Baker Academic

Monday, April 20, 2015

An Important Overlooked/Underappreciated Historical Jesus Book—Chris Keith

A little bit ago I asked readers of the blog what they considered to be the most overlooked or underrated book on the historical Jesus.  I was pretty intrigued by some of the answers.  As I mentioned on that post, though, I had wondered about this because of a particular book that I don't think gets the attention that it probably deserves.  I confess that I'm not quite willing to say that this is the most overlooked or underrated book on the historical Jesus, but it's certainly an overlooked or underrated book on the historical Jesus.  That book is Der historische Jesus, edited by Jens Schroeter and Ralph Brucker and published in 2002 in the BZNW monograph series (de Gruyter).  The essays are written in English or German and come from some immediately recognizable names in the field (Werner Kelber, Michael Moxter, David du Toit, James Dunn, Jens Schroeter, Christopher Tuckett, David Aune, Joerg Frey, Hermut Loehr, Michael Wolter, Petr Pokorny, Ulrich Luz, and Andreas Lindemann).  It's important, though, because this book in many ways prefigured larger shifts in Jesus research that would come after it.  Especially the essays from Kelber, Moxter, Dunn, and Schroeter reveal the impact of various forms of postmodern historiography.  The essay of du Toit is an overlooked critique of the criterion of dissimilarity.  Kelber's essay was published in English elsewhere (initially in a book with John Dominic Crossan and Luke Timothy Johnson and now in his Imprints, Voiceprints, and Footprints of Memory [SBL]) and Schroeter's essay would go on to be included in his Von Jesus zum Neuen Testament (Mohr Siebeck), which is now, of course, thanks to Wayne Coppins, available in English as From Jesus to the New Testament (Baylor University Press).  It's certainly not the case that the book was totally ignored, but especially in English-speaking scholarship I'm surprised that it's not had a bigger impact.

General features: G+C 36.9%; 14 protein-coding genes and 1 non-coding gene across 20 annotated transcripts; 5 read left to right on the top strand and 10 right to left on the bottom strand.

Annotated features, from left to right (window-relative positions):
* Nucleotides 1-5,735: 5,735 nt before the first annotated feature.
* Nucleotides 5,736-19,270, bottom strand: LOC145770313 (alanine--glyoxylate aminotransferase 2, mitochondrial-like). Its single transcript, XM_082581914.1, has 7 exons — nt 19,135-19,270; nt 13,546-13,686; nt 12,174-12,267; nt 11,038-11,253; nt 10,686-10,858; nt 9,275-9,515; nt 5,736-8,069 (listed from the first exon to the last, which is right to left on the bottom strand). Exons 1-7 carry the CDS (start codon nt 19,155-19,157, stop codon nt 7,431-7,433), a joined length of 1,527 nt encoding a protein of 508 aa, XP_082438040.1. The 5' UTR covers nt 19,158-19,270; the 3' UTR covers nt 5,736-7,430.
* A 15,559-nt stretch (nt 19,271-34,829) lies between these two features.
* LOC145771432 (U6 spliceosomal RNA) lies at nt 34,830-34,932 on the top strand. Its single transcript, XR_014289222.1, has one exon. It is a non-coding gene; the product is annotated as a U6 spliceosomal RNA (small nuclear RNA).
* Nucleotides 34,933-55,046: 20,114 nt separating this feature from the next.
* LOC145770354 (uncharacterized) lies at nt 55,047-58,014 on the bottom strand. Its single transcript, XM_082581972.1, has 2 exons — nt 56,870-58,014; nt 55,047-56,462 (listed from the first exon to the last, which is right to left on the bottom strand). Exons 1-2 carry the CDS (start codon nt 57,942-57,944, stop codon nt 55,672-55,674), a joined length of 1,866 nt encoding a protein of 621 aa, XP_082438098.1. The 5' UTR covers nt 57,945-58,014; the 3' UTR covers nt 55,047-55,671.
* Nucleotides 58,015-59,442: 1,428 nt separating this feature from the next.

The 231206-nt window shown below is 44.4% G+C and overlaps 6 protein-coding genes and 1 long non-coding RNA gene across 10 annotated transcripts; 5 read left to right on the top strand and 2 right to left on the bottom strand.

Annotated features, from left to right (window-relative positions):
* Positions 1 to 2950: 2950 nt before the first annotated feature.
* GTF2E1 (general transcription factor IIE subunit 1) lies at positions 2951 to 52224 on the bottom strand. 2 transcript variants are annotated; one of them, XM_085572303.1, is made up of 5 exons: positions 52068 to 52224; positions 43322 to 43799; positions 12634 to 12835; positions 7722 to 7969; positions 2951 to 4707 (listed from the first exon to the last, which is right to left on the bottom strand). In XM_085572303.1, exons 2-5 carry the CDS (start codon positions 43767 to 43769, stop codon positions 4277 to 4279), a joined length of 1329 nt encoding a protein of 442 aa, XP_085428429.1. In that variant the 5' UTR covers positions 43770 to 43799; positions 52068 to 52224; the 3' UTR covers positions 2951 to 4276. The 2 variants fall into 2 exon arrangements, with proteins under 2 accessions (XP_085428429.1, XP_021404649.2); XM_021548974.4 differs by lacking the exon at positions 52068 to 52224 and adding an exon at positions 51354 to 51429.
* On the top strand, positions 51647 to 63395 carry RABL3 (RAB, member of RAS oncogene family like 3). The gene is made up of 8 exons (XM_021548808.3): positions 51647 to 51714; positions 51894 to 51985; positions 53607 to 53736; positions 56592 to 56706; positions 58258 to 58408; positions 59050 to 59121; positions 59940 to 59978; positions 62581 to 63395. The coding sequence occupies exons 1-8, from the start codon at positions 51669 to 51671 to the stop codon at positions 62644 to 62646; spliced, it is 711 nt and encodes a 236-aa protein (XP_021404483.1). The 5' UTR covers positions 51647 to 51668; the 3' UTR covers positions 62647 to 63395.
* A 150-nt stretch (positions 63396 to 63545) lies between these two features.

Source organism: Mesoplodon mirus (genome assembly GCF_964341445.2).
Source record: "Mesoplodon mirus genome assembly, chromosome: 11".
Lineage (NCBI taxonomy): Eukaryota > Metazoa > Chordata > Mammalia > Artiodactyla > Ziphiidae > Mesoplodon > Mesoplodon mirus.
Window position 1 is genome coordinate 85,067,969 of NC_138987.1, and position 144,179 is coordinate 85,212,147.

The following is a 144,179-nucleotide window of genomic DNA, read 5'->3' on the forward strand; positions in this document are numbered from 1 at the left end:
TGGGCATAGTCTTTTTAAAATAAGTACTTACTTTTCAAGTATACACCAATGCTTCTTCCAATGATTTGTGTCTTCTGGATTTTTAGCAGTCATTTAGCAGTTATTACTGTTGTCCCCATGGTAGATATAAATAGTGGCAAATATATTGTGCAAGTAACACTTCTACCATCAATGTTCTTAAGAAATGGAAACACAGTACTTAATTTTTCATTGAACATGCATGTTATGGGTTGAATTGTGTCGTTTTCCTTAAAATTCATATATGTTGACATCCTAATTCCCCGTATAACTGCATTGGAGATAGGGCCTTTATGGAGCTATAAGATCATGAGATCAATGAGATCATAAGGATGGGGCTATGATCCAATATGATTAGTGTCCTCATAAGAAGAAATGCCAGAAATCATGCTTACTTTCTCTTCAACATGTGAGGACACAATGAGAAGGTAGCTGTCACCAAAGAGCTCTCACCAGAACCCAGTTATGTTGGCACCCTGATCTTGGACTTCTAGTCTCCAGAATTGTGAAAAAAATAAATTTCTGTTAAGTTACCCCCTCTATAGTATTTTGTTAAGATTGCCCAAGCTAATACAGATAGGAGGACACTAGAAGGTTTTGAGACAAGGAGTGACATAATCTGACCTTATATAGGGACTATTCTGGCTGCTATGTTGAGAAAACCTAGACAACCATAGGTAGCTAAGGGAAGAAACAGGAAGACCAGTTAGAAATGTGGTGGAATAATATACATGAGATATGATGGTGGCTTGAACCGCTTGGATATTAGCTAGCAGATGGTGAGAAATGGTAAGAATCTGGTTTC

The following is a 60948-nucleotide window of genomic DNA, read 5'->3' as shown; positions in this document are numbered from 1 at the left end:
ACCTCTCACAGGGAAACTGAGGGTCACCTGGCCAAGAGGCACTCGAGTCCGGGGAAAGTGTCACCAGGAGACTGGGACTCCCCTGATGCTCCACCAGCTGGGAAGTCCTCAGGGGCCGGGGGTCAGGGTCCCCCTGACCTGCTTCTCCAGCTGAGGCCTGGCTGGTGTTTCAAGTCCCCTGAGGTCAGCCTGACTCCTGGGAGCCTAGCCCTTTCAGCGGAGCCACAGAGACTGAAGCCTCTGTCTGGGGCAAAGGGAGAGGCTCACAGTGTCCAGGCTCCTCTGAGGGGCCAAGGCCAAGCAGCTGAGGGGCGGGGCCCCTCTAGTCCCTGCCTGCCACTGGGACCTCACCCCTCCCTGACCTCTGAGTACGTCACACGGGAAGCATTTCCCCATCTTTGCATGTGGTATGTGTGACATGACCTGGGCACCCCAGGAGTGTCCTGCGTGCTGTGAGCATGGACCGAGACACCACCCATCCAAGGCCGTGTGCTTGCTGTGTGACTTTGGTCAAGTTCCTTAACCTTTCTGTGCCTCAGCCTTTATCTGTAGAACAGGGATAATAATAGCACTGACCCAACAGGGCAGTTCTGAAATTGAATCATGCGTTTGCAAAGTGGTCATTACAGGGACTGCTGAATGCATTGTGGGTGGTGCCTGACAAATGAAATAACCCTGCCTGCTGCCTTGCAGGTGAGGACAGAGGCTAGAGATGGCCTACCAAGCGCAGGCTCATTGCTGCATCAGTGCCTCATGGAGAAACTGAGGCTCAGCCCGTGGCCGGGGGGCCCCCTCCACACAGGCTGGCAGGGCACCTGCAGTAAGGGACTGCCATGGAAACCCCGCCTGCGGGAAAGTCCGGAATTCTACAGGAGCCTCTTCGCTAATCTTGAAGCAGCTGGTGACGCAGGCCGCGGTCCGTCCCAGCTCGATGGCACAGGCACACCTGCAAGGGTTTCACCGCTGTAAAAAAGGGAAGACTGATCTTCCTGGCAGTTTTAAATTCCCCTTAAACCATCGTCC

1. Thanks for this useful reference.

    After this book, what would be the best overall summary of the very-current, c. 2014 state of Historical Jesus Studies?

    1. That's a good question. That book doesn't exist as far as I know. The closest thing that comes to it is probably Anthony Le Donne's Historical Jesus: What Can We Know and How Can We Know It? or perhaps our co-edited Jesus, Criteria, and the Demise of Authenticity. The former study is more of an introduction to postmodern historiography as it relates to historical Jesus research and the latter focuses specifically on the method of criteria of authenticity and their (in our opinions) very problematic nature. In terms of a general overview, though, I don't think there is one . . . yet.

    2. How could I have forgotten?! See James Crossley's Jesus and the Chaos of History, published just this year.